Metastasis remains the major cause of death in cancer patients. Thus, there is a need to sensitively detect tumor metastasis, especially ultrasmall metastasis, for early diagnosis and precise treatment of cancer. Herein, an ultrasensitive T1-weighted magnetic resonance imaging (MRI) contrast agent, UMFNP-CREKA is reported. By conjugating the ultrasmall manganese ferrite nanoparticles (UMFNPs) with a tumor-targeting penta-peptide CREKA (Cys-Arg-Glu-Lys-Ala), ultrasmall breast cancer metastases are accurately detected. With a behavior similar to neutrophils' immunosurveillance process for eliminating foreign pathogens, UMFNP-CREKA exhibits a chemotactic “targeting-activation” capacity. UMFNP-CREKA is recruited to the margin of tumor metastases by the binding of CREKA with fibrin-fibronectin complexes, which are abundant around tumors, and then release of manganese ions (Mn2+) to the metastasis in response to pathological parameters (mild acidity and elevated H2O2). The localized release of Mn2+ and its interaction with proteins affects a marked amplification of T1-weighted magnetic resonance (MR) signals. In vivo T1-weighted MRI experiments reveal that UMFNP-CREKA can detect metastases at an unprecedented minimum detection limit of 0.39 mm, which has significantly extended the detection limit of previously reported MRI probe.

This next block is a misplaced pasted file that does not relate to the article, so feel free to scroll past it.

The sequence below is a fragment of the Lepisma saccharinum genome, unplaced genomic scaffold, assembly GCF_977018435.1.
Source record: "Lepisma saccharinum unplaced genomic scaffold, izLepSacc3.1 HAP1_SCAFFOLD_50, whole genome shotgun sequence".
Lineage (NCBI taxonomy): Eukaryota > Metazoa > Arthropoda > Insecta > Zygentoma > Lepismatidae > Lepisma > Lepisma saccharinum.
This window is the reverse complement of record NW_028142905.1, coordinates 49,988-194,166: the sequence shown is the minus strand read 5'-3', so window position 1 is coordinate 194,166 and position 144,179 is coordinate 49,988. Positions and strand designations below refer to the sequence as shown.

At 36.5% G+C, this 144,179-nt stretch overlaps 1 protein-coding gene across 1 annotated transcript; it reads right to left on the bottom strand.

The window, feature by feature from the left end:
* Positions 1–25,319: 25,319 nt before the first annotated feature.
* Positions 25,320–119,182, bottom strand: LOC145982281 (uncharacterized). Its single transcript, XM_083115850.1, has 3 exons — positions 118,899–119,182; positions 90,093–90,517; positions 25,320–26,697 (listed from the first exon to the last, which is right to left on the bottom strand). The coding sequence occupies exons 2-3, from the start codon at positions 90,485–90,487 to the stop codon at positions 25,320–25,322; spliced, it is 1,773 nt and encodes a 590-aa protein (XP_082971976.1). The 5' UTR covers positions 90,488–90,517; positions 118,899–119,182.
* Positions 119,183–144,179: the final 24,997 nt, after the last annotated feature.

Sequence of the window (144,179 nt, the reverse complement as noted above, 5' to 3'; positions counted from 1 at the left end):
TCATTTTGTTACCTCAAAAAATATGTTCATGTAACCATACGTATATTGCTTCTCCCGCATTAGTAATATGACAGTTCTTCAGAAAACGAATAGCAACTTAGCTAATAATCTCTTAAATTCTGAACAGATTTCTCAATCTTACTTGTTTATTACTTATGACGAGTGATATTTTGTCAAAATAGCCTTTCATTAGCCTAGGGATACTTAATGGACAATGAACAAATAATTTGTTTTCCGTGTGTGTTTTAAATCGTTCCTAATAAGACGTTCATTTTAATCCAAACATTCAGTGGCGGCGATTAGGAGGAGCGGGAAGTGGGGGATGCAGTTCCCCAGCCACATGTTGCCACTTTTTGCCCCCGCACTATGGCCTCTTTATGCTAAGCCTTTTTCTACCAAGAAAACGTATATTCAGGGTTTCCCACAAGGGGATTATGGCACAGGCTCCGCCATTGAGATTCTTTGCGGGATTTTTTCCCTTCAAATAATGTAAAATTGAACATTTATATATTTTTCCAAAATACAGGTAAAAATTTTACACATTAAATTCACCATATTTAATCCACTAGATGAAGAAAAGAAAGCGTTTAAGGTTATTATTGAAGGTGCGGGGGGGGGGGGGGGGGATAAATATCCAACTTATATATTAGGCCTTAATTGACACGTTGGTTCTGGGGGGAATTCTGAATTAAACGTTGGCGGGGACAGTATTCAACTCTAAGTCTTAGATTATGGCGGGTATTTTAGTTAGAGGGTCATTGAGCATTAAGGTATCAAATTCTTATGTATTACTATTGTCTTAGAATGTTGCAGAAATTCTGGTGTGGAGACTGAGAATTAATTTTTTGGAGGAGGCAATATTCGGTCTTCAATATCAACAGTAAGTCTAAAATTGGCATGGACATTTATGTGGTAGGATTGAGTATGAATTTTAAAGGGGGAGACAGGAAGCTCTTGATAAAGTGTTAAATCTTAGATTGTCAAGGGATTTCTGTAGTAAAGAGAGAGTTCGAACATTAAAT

- T-weighted detection
- magnetic resonance imaging (MRI)
- ultrasmall manganese ferrite nanoparticles
ASJC Scopus subject areas
- Materials Science(all)
- Mechanics of Materials
- Mechanical Engineering